11. You need lots of plastic strips about 1″ wide. Best source for this is cut-up plastic grocery bags. I wanted some extra color so I bought a six-pack of plastic Hawaiian luau leis from the party section at my local dollar store. Snip the inner string and they will fall apart into strips.
12. Size is up to you, but to make a dense flower the size of my hand I needed about 3 yards of 1” plastic strips.
13. Wind your ribbon around a 3”paddle (just a piece of cardboard is fine. I used the tag from the dollar store).
14. On one side of the paddle, use a 10” piece of wire (or pipe cleaner) and tightly bind together all those strands you just wound up. Twist. Twist as hard as you can without breaking the wire and you will end up with a wonderfully poofy flower in the end.
15. On the reverse side, snip the ribbons right down the middle and bundle all the loose ‘petals’ together.
16. About a half inch up, wrap one length of the wire around the bulk of the plastic as though you were making a tassel or a broom.
17. There you have it. Wouldn’t one of these look dandy on top of a box gift wrapped in brown paper or newsprint? Especially if the flowers was made out of dirty brown bags like the ones from my grocery store. I like to keep these tied in random spots around the house because they make me so happy.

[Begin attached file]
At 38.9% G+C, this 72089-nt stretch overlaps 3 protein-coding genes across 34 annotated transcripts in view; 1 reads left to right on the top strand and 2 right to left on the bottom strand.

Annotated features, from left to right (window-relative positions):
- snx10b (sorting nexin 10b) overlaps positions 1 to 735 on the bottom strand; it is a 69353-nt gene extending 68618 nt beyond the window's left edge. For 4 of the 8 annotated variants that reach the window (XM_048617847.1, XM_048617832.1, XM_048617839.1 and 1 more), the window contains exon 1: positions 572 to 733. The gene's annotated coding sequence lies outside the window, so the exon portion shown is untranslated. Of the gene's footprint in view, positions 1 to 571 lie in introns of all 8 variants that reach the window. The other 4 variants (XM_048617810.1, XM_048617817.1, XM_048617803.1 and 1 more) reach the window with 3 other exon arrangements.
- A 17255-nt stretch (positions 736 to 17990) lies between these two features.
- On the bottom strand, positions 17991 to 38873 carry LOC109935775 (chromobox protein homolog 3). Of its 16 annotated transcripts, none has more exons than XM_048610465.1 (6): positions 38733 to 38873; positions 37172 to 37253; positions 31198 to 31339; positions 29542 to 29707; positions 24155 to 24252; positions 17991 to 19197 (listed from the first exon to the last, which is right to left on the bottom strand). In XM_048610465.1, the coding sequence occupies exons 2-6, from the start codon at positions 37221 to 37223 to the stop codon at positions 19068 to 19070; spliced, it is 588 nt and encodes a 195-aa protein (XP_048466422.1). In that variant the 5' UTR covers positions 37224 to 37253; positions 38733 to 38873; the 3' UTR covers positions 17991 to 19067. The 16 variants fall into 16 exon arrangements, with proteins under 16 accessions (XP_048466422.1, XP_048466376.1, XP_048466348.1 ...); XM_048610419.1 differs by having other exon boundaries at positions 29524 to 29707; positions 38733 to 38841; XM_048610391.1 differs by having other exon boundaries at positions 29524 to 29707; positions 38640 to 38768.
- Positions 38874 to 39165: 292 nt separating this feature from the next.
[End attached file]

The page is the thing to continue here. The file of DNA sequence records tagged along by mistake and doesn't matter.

18. Double down! Layer the Bag Lady flower right in the middle of a Spikey Flower.
19. Make an easy bouquet by wiring them to the stems of a faux flower bunch from the dollar store. I just pull off the silk flower heads (easy) for other projects, and keep the plastic stems. They are surprisingly sturdy.
20. Add some glitter. Just before you wind the ribbon around the paddle, add a little bit of discarded X-mas tinsel.
21. You could go crazy painting the bottles before you cut them, but I also found just a few white dots before spray painting was nice too. Lily like, if you ask me.
so awesome…i love them!!!
How are the centers shown in 10 and 21 done?
rachelle @ tinkerlab.com
I can see why your neighbors love looking at these! And thank you for sharing the Magpie link. It’s full of tons of creative ideas. My head is just bursting.
Peaches I am so glad you shared this particular craft with us. I have been trying to find a craft for my used water bottles and this will give an added touch to my garden until my other flowers bloom.
Believe me when I say I already have all the necessary supplies. I even have some leis which were going to be used in a tag team race a couple of years ago. LOL
Melissa @ The Chocolate Muffin Tree
Oh WOW! LOVE!!! YEAH! These are all wonderful!
Fantastic work, really bright and fun! We’ll be giving these a try! 🙂
AMAZING! Can’t wait to teach kids how to make these on earth day!
I can’t wait to get started on these! I don’t get out much so am always excited to find something that uses things I have around the house or can get easily. Gramma Patti
these are the prettest flowers Ive ever see made I will be makeing some. thank you for the lessens.